plaintiff is otherwise qualified to participate in or receive
the benefit of some public entity's services, programs,
or activities; (3) the plaintiff was either excluded from
participation in or denied the benefits of the public
entity's services, programs, or activities, or was
otherwise discriminated against by the public entity; and (4)
such exclusion, denial of benefits, or discrimination was by
reason of the plaintiffs disability." Weinreich v.
L.A. Cnty. Metro. Transp. Auth., 114 F.3d 976, 978 (9th
respect to the first element of an ADA discrimination claim,
Plaintiff has not sufficiently alleged that he has been
diagnosed with a disability within the meaning of the ADA.
Plaintiff has stated repeatedly that he has a military
service-connected disability but has not presented a
diagnosis of a disability that satisfies the ADA definition.
Thus, he has failed to meet this element of an ADA claim.
Plaintiff did meet the first element, he fails to meet the
fourth element of an ADA claim. Namely, that "such
exclusion, denial of benefits, or discrimination was by
reason of the plaintiffs disability." Id.
Plaintiff states that his service-connected disability was a
diagnosis of post-traumatic stress disorder
("PTSD") and depression. PI. 2d amend, compl. The
DMV revoked his license upon recommendation of a treating
medical provider for a diagnosis of malignant hypertension.
Id. Therefore, any denial of public service was not
by reason of Plaintiffs alleged disability, and this claim
may be dismissed on its merits for failure to state a claim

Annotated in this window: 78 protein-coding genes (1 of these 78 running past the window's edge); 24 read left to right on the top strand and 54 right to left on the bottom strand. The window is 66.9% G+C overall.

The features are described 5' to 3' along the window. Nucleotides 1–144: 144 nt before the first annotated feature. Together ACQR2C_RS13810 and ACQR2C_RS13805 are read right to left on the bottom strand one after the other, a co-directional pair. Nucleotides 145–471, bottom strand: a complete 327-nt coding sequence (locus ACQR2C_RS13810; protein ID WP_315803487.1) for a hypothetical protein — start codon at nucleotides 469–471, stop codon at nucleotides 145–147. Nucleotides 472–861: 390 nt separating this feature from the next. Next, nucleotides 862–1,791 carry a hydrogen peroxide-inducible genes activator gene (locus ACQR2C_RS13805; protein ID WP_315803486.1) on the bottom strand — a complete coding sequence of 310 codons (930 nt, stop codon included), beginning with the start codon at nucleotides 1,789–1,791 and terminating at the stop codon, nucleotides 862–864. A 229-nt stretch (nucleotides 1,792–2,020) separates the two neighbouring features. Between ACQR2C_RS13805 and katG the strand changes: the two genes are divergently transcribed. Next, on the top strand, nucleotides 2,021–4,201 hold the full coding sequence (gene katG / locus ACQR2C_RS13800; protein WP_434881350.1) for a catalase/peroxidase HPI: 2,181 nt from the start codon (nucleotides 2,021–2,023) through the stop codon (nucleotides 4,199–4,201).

upon which relief may be granted. Stewart v. U.S.
Bancorp, 297 F.3d 953, 957 (9th Cir. 2002).
ADA retaliation claims against the VA and the DMV are
likewise unsuccessful. An ADA retaliation prima
facie case requires the plaintiff to show "(a) that
he or she was engaged in protected activity, (b) that he or
she suffered an adverse action, and (c) that there was a
causal link between the two." T.B. ex rel. Brenneise
v. San Diego Unified School Dist., 806 F.3d 451, 473
(9th Cir. 2015) (quoting Emeldi u. University of
Oregon, 673 F.3d 1218, 1223 (9th Cir. 2012). The Supreme
Court has held that the standard for the "causal
link" is but-for causation. University of Texas
Southwestern Medical Center v. Nassar, 570 U.S. 338, 351
(2013). But-for causation applies equally to ADA
discrimination and ADA retaliation claims. T.B. ex rel.
Brenneise, 806 F.3d at 473. Thus, but-for causation is
the standard applied to ADA retaliation claims. Id.
Plaintiff has failed to make a but-for causal connection.
Oregon has a mandatory reporter statute for medical
providers. OAR 735-074-0090(1). Therefore, the VA was unable
to exercise'discretion when reporting Plaintiffs health
status to the DMV. Thus, the but-for causation required by
law is broken by the interceding force of the mandatory
reporting law. Further, Plaintiff has failed to sufficiently
show that his claim could overcome this break in causation.
The DMV thereafter had discretion to revoke Plaintiffs
license when it received the VA's report. ORS 809.419(3)
("The department may suspend the driving privileges of a
person who is incompetent to drive a motor vehicle because of
a mental or physical condition or impairment that affects the
person's ability to safely operate a motor vehicle upon
the highways"). Plaintiff claims that the DJWV is
retaliating against him for his "angry complaints"
but has not shown that his angry complaints rather than the
D1Is legal ...